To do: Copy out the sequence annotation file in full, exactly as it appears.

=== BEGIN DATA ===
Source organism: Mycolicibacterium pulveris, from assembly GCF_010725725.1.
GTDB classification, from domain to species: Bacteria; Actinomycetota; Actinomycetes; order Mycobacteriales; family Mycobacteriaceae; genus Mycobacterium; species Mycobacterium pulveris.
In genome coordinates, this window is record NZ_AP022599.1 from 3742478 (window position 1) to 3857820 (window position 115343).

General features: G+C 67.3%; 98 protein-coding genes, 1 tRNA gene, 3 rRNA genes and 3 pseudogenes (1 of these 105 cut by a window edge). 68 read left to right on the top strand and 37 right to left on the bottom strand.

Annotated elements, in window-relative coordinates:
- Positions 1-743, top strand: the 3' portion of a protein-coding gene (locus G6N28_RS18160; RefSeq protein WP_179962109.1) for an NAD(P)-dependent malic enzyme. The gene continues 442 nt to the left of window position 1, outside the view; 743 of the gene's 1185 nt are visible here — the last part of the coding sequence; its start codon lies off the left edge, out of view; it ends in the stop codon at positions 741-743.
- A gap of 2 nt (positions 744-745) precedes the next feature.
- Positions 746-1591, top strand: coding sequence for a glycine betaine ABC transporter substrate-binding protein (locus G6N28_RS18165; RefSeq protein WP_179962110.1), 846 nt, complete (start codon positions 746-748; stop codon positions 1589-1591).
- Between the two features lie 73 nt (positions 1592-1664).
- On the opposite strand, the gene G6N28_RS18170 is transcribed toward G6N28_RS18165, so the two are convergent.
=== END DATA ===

Source organism: Mycolicibacterium pulveris, from assembly GCF_010725725.1.
GTDB classification, from domain to species: Bacteria; Actinomycetota; Actinomycetes; order Mycobacteriales; family Mycobacteriaceae; genus Mycobacterium; species Mycobacterium pulveris.
In genome coordinates, this window is record NZ_AP022599.1 from 3742478 (window position 1) to 3857820 (window position 115343).

General features: G+C 67.3%; 98 protein-coding genes, 1 tRNA gene, 3 rRNA genes and 3 pseudogenes (1 of these 105 cut by a window edge). 68 read left to right on the top strand and 37 right to left on the bottom strand.

Annotated elements, in window-relative coordinates:
- Positions 1-743, top strand: the 3' portion of a protein-coding gene (locus G6N28_RS18160; RefSeq protein WP_179962109.1) for an NAD(P)-dependent malic enzyme. The gene continues 442 nt to the left of window position 1, outside the view; 743 of the gene's 1185 nt are visible here — the last part of the coding sequence; its start codon lies off the left edge, out of view; it ends in the stop codon at positions 741-743.
- A gap of 2 nt (positions 744-745) precedes the next feature.
- Positions 746-1591, top strand: coding sequence for a glycine betaine ABC transporter substrate-binding protein (locus G6N28_RS18165; RefSeq protein WP_179962110.1), 846 nt, complete (start codon positions 746-748; stop codon positions 1589-1591).
- Between the two features lie 73 nt (positions 1592-1664).
- On the opposite strand, the gene G6N28_RS18170 is transcribed toward G6N28_RS18165, so the two are convergent.